Today's most popular styles are refreshingly easy on the wallet.
The words hype and sneaker are often synonymous, at least in fashion. As stars like Kanye West and Pharrell, alongside brands like Dior and Sacai, lend their name and style direction to new collaborations, they stimulate a chronic ebb and flow of the cycle of fads, trends, or "hype," as one might call it, so characteristic of the early aughts and 2010s.
The sneaker industry grew up around this initial intersection between streetwear and luxury, as platforms like StockX emerged in order to provide access to the hottest, most coveted styles, though often at a high price tag. But in true industry form, yesterday's hype style is today's fashion faux pas, which means celebrities, in some cases, have ditched the super-exclusive picks and opted for what may have previously been considered sleepier styles.
Take for instance the current popularity of the seemingly retro adidas Samba. Not only has the style, more commonly associated with soccer players in the '80s and '90s, been worn by icons from A$AP Rocky to Bella Hadid, it has also served as the collaborative subject for stars like Jonah Hill and Grace Wales Bonner—both of whom command a certain respect in the 'fit world.
Consider the Vans Old Skool, a favorite of Harry Styles, or the Converse Chuck Taylor, repeatedly donned by Kaia Gerber and Gigi Hadid. The simpler shoe styles emerge as the favorites of those who could have the hype versions if they wanted. Perhaps this shift parallels the subsidiary nature of peacocky influencer culture in favor of personal-style-focused street style. Though regardless of point of origin, it's friendly to wallets everywhere.
The theory extends to the realm of collaboration, as well. "It's fairly easy to add your name to an iconic sneaker model like the Jordan 1 and produce a hype release. It's far more impressive when an artist takes a slept-on silhouette and makes it coveted," explains Jesse Einhorn, senior economist at StockX, who then points to Bad Bunny, heir apparent to the collab throne, and his work on the adidas Forum. "Before Bad Bunny collaborated on his two Forum releases, the average Forum on StockX resold for a relatively paltry price premium of 16 percent. By contrast, the two Bad Bunny Forum collabs are trading for 250 percent to 350 percent above retail. In other words, Bad Bunny was able to increase the typical Forum premium by as much as 20 times."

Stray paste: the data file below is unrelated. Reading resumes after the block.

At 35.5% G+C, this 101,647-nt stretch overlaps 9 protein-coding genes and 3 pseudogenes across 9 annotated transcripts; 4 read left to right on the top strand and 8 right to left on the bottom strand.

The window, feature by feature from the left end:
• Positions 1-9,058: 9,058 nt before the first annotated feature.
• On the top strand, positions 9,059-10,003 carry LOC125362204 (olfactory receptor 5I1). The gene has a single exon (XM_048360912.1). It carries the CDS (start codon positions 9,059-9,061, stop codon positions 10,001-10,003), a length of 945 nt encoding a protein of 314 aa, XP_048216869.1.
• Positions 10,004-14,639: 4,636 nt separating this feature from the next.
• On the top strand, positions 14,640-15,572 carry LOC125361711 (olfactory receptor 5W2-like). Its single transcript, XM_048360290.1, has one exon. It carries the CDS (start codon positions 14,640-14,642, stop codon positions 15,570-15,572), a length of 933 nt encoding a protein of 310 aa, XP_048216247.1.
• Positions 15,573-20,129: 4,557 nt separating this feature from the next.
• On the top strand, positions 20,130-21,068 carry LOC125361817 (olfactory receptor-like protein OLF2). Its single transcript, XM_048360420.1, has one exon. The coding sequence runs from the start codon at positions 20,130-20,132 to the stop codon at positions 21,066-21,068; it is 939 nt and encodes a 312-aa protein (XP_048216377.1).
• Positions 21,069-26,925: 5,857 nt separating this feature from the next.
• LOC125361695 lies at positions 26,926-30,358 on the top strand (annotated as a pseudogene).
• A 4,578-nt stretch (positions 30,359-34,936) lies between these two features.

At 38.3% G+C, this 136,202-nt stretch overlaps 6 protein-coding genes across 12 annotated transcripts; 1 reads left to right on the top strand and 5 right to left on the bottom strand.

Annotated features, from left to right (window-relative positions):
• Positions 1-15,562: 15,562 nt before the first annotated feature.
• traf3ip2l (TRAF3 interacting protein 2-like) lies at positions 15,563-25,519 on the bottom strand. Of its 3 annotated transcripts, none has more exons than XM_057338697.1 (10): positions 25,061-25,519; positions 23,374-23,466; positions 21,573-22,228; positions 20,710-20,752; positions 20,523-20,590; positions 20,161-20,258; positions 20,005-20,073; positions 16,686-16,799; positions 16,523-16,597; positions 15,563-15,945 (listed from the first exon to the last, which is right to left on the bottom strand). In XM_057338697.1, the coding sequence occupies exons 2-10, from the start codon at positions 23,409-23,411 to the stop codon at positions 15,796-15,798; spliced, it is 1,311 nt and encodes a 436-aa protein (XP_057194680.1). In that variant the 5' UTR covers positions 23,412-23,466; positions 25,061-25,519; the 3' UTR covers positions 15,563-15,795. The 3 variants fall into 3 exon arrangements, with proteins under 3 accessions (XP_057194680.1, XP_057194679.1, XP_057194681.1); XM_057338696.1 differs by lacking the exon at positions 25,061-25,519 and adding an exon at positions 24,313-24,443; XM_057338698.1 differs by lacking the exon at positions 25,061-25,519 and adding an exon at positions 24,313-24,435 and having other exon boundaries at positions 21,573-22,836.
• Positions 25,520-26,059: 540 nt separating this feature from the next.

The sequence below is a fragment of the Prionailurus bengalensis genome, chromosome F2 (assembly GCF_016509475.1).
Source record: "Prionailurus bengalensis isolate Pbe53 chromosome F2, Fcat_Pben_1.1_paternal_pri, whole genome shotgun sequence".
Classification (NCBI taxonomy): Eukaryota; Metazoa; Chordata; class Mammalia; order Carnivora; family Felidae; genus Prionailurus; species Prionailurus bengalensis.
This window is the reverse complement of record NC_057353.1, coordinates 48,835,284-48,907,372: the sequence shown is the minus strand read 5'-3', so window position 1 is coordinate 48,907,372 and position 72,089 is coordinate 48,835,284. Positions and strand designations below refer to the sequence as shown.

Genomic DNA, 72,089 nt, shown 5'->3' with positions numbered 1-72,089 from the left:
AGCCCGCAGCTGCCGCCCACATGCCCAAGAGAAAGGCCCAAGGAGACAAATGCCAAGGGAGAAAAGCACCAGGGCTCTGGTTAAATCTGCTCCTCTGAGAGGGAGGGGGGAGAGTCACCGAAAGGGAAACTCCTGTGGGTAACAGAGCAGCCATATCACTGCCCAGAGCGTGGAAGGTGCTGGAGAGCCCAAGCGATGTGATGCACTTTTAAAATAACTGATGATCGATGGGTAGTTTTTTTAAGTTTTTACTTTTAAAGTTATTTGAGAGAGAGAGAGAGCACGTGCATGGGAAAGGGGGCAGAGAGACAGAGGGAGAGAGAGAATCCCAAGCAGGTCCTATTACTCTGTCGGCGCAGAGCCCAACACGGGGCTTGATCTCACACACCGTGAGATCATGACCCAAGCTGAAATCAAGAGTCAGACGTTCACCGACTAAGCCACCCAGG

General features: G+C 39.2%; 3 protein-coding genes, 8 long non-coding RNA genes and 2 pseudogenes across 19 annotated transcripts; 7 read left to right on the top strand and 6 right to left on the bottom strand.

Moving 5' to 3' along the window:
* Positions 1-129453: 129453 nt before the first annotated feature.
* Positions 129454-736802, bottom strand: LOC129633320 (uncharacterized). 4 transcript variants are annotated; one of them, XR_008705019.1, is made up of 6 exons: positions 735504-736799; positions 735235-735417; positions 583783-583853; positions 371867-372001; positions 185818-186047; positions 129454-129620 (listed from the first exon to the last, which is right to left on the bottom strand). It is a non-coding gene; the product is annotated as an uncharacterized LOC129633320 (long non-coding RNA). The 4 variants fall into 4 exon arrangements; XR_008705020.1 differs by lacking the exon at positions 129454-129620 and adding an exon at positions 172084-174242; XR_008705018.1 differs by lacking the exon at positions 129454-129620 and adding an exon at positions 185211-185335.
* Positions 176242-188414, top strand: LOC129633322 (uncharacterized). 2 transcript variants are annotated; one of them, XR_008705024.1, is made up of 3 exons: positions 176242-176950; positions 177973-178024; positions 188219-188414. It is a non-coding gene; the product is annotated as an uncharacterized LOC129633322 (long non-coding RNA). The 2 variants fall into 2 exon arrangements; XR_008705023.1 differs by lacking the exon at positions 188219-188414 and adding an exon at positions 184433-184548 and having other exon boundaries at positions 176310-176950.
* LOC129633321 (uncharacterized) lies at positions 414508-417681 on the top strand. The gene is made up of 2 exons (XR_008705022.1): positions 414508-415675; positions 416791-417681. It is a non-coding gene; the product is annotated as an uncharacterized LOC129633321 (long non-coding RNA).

Sophia Chang, founder of Common Ace, a platform that operates in antithesis to the starting-to-be-dated notion of uber exclusivity, says that celebrities are actually helping to water down the idea of one hype style. "With the rise of stars and celebrities adopting more sneaker styles into their everyday looks, it supports the sneaker community by creating more demand and encourages corporate brands to create more mainstream full size runs, production availability, and styles for everyday sneaker collectors," she explains.
Einhorn takes that idea one step further. "Almost everyone has some kind of connection to sneakers," he says. "They hold different meanings for different audiences but in every instance serve as a vehicle of self-expression and a way for people to connect with brands, celebrities, and communities that may otherwise be out of reach. Even if you can't afford Bad Bunny's Campus '80s, you can wear any pair of Campus '80s and feel connected to Bad Bunny."
So what does hype even mean anymore? "For the past three years, the best-selling Nike sneaker on StockX is the Air Force 1 Low White '07, which trades for just $10 over retail—a perfect example of how classic releases continue to perform, even in the absence of hype," notes Einhorn, a notion reiterated by Chang. Sneaker culture is no longer niche, and its widespread reach leads to greater accessibility. In other words, you don't have to spend a million dollars for a cool pair of kicks—it's time to simply wear what you want.